Our business model was a lot different back then from most bands at that time, too. For a lot of bands, who are just struggling to play and keep afloat, a record company comes to them and says “We like you guys. We think we can make something out of you. Here’s X amount of dollars upfront and when you are done, we’ll give you X amount more and we’ll give you this amount for tour and give you this percent of merchandise.” What the bands didn’t realize is that the record company was pretty much taking control of the full aspect of things, like the merchandise and the booking and the touring and everything. Once you are theirs, everything went through record companies.

We had such a machine already happening by the time the record companies all got hip to who we were, that they were like, “Well, what do we do with this band? They’re already kind of doing it.” RCA was the first company that came out and saw what we did and said, “This is great! They have their touring and merch down, all we have to do is help them make a great studio record.” They signed us with that sort of freedom and we’ve had a lot of freedom from the start and only have been given more freedom throughout the years. It’s helped us not have to repay so much. It’s really helped us look at the future and move forward.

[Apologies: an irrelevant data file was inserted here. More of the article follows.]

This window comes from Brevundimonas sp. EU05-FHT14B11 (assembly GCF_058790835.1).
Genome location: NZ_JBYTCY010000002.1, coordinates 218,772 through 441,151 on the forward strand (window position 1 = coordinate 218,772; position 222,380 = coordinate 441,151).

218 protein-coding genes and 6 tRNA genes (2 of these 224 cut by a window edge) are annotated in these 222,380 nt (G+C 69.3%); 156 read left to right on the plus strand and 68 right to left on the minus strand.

MK: Was Coran [Coran Capshaw, DMB Manager; founder of Red Light Management; co-founder of ATO Records] helping you set up your infrastructure at the beginning stage?